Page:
From IMDB : “Grumpy Cat is a lonely cat living in a mall pet shop. Because she never gets chosen by customers, she develops a sour outlook on life…until one day during the holidays, a very special 12-year-old girl named Chrystal enters the pet store and falls in love with her after realizing she is the only person who can hear this unique cat talk. As the two develop a close friendship during the holiday rush, Grumpy reluctantly thwarts the kidnapping of an exotic dog she dislikes, and on Christmas Eve rescues Chrystal after the mall closes. Through her adventures, will Grumpy learn the true meaning of Christmas? Or will it be, in her words, the “Worst. Christmas. Ever?”
Here’s the problem…this is a lifetime movie. While Tim Hill was definitely the logical (even inspired) choice to make a movie about Grumpy, I don’t think he quite understands how to make a lifetime movie – and it shows. It’s a different sensibility, a diffrent kind of humor and Hill feels tied up by the unnecessary requirements of the network to appeal to a very specific demographic.
He’s hindered further by the very fact that he’s been given a flimsier premise than usual – we’re basing this movie on little more than an internet meme with a dash of forced holiday cheer (holiday cheer being incomprehensibly the antithesis of the main character). Add a fairly poor choice in Aubry Plaza as the voice and we end up with a funny, but somehow unsatisfying movie.
It’s not a complete disaster. I still watch it during Christmas and for Hill to make a Lifetime movie that I’ll even deem to watch at all is nothing short of miraculous. I’d like to see this character tackled again but with less studio interference and a better voice actress.
Unlike characters like Garfield, I didn’t grow up with Alvin and the Chipmunks. I mean, they were around…I might skip past them while searching the cartoons on Saturday morning and I know I heard the Christmas song, but these guys were not part of my childhood.
I actually went into this one partially because I saw Tim Hill’s name attached. I was happy with what I found. Hill has managed to make the Chipmunks hip and relevant again, while at the same time delivering a hilarious critique of the crass commercialization of the music industry. He even manages to slip in a cautionary tale to the talent who gets sucked in. Bleneded together, it works. It tells the origin of the Chipmunks and genuinely engages.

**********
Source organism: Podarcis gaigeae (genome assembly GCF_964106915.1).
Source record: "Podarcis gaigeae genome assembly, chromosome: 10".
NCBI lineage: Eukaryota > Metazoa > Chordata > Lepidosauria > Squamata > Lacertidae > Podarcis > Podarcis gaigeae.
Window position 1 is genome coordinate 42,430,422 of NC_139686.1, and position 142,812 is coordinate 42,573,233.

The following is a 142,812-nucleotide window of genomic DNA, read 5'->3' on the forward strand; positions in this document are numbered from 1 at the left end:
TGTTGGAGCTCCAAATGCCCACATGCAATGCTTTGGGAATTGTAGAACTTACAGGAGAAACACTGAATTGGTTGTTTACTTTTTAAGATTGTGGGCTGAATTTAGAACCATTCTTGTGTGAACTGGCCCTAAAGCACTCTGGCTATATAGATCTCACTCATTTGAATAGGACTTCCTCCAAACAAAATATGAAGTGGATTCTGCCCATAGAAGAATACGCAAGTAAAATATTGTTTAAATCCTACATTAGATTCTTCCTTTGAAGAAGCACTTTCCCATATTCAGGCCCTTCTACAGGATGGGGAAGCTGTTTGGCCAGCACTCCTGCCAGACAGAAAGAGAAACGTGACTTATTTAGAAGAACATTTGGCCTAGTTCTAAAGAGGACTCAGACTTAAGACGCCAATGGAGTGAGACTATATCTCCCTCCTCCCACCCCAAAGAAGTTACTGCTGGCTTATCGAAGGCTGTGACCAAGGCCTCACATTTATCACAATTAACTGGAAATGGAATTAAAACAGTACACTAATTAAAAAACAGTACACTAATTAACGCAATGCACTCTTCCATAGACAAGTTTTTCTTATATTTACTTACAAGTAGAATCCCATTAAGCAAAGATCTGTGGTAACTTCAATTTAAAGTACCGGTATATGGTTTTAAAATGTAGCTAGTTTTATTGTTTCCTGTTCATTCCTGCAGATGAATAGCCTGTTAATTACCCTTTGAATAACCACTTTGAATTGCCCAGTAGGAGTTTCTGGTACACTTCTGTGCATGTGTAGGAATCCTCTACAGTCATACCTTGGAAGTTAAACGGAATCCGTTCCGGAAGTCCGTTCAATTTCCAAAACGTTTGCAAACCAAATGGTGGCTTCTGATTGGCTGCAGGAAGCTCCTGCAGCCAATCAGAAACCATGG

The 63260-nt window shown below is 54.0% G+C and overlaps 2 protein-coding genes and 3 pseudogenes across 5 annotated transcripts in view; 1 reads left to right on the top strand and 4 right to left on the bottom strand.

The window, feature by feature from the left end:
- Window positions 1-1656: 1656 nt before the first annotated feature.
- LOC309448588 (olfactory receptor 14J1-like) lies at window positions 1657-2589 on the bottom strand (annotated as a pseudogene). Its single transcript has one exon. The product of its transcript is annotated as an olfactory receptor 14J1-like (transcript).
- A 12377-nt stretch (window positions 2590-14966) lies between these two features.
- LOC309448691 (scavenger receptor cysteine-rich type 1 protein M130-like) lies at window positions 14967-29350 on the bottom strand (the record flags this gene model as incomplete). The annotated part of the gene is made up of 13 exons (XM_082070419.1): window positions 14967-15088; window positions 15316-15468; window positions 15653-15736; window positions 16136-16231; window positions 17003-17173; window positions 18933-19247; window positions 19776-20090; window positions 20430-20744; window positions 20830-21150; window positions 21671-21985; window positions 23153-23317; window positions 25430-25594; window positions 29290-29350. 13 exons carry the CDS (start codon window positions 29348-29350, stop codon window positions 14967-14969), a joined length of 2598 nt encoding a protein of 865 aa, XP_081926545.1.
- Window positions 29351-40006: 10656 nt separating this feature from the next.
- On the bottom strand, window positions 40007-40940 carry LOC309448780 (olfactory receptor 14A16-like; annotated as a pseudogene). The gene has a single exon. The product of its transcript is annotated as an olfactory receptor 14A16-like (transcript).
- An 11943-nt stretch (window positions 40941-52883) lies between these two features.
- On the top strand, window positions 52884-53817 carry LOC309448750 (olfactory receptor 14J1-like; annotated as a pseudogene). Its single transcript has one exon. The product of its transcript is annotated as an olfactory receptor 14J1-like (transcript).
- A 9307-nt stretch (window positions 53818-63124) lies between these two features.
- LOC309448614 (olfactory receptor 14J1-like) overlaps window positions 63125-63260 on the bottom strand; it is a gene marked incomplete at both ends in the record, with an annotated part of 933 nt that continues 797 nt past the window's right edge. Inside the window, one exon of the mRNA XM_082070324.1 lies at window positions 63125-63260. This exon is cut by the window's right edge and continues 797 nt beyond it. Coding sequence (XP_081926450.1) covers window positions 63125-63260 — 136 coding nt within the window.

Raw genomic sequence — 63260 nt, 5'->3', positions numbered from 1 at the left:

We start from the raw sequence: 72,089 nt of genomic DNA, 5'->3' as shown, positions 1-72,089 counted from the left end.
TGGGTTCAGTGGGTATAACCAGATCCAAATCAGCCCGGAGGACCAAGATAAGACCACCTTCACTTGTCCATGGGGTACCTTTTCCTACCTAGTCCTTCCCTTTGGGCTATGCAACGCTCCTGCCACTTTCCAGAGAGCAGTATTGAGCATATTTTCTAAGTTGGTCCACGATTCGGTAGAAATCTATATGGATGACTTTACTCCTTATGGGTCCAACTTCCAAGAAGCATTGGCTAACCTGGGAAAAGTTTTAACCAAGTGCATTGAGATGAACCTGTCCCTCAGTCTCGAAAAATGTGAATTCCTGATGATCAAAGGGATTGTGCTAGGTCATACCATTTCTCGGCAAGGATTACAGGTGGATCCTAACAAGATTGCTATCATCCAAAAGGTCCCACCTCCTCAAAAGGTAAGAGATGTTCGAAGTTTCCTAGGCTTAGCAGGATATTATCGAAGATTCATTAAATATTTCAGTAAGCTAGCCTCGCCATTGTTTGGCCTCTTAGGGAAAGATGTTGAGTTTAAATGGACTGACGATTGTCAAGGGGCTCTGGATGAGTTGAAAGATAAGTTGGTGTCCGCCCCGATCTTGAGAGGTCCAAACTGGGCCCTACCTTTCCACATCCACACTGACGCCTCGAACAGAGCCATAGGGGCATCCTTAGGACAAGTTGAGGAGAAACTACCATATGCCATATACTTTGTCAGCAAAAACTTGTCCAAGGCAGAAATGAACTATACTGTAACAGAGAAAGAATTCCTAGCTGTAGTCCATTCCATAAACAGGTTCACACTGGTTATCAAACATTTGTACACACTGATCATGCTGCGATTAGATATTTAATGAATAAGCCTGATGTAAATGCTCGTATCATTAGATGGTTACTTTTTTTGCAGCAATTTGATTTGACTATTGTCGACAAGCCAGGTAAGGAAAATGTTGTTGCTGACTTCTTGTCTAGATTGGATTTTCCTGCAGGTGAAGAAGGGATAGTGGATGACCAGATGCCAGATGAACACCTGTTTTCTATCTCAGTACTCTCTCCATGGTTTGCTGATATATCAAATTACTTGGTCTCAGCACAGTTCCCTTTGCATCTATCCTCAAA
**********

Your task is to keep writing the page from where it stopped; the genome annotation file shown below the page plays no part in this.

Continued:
Hill also manages the budding romance in the background between Dave and his old girlfriend particularly well. It’s something you might have noticed in his Garfield movie as well – even as he’s dazzling you with the CG antics up front, hes playing with a touching rom-com in the background and it works.
Like the last couple films I mentioned, this one is another buy. We’ve enjoyed the Chipmunk films in general, but a real hats off to Hill for reigniting the franchise and kicking this series off so well.
The Garfield films get a lot of hate and I’m not sure why. Perhaps it’s just the normal backlash at the kids films with CG characters….I don’t know. What I do know is that when the first Garfield film came out, I was hooked. I’m a lifelong fan of the character and I loved what Iwas seeing. It was funny and sassy and it really FELT like Garfield (apparently a lot of people disagred). My main complain was that the dog Odie, was real and not CG (not enough budget for him to also be a cartoon apparently)
I was shocked when I heard there would be a sequel.
Hill has taken a lot of the critisisms from the first movie and addressed them. Odie is still not a cartoon, but there’s WAY less of him. Garfield dosen’t dance (except for a goofy bit at the end) and there’s more of him. Twice as much in fact.
It’s a stimple twin swapping story, Garfield takes the place of one of the royal cats of England, trying to save the family manor. Our villian, in a brilliant bit of casting, is Billy Connally who manages not to die in a film for once.